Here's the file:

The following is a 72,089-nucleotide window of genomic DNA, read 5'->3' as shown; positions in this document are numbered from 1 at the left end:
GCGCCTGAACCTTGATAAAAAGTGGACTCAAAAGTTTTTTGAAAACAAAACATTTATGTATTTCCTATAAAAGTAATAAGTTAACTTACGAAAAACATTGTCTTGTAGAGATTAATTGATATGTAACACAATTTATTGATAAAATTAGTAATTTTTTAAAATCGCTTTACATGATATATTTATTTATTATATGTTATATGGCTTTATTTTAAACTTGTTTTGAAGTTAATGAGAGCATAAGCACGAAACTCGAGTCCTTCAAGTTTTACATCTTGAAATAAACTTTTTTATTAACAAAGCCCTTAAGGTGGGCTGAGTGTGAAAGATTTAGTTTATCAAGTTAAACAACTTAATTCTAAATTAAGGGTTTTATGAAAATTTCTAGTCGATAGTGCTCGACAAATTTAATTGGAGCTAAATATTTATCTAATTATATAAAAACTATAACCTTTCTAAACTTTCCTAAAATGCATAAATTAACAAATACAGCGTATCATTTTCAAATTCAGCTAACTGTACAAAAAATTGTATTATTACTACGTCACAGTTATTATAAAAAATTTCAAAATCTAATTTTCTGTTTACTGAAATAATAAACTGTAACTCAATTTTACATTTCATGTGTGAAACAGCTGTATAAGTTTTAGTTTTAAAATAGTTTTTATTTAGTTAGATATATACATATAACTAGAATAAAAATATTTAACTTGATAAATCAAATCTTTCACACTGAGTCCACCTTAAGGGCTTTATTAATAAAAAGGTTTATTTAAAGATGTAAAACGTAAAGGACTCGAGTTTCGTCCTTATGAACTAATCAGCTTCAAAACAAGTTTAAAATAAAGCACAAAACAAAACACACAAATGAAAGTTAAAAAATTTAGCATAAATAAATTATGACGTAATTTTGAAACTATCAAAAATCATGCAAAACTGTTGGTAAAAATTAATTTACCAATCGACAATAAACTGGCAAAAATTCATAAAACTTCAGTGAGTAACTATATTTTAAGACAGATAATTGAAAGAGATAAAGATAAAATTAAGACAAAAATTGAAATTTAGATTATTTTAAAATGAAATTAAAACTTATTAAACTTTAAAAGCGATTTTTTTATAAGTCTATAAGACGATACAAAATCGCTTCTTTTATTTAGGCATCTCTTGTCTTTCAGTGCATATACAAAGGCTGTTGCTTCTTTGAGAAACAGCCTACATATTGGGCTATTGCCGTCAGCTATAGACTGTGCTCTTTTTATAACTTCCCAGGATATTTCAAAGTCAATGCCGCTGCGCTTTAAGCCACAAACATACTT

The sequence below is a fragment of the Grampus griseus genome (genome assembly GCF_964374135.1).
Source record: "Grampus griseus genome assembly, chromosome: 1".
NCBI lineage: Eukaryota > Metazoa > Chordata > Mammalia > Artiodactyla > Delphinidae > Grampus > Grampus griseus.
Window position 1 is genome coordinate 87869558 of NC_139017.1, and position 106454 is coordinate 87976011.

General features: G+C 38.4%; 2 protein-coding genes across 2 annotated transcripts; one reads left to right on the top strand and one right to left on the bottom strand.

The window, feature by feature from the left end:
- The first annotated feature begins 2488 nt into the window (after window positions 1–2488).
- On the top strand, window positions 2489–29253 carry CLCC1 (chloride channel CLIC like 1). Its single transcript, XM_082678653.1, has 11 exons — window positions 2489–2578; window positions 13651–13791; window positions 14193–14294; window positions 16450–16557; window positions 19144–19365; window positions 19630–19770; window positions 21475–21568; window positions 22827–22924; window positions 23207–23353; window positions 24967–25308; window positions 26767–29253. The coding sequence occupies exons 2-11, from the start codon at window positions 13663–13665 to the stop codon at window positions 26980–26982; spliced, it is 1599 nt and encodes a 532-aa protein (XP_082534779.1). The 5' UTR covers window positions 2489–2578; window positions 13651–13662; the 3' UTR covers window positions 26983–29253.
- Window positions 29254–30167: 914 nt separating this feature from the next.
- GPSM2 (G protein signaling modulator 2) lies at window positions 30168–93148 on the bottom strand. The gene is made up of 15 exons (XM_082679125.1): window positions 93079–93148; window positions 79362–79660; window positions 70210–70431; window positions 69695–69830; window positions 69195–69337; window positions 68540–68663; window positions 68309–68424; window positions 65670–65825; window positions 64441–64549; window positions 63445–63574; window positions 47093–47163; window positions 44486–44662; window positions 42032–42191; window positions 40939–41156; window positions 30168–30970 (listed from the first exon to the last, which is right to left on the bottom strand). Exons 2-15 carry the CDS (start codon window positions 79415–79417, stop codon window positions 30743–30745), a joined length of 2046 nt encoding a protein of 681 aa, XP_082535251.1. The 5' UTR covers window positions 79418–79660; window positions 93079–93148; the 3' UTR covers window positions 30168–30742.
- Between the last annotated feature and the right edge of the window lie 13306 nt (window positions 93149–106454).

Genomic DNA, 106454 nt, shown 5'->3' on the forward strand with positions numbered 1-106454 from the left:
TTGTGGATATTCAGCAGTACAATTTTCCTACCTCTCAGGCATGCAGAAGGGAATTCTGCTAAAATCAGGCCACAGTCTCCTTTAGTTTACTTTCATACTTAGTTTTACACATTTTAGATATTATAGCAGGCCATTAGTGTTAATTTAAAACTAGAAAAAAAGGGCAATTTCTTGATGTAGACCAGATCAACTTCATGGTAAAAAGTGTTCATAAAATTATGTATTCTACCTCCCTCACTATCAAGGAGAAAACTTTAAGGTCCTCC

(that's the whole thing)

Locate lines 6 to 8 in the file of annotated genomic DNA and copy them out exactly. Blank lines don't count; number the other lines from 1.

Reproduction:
Window position 1 is genome coordinate 87869558 of NC_139017.1, and position 106454 is coordinate 87976011.

General features: G+C 38.4%; 2 protein-coding genes across 2 annotated transcripts; one reads left to right on the top strand and one right to left on the bottom strand.

The window, feature by feature from the left end: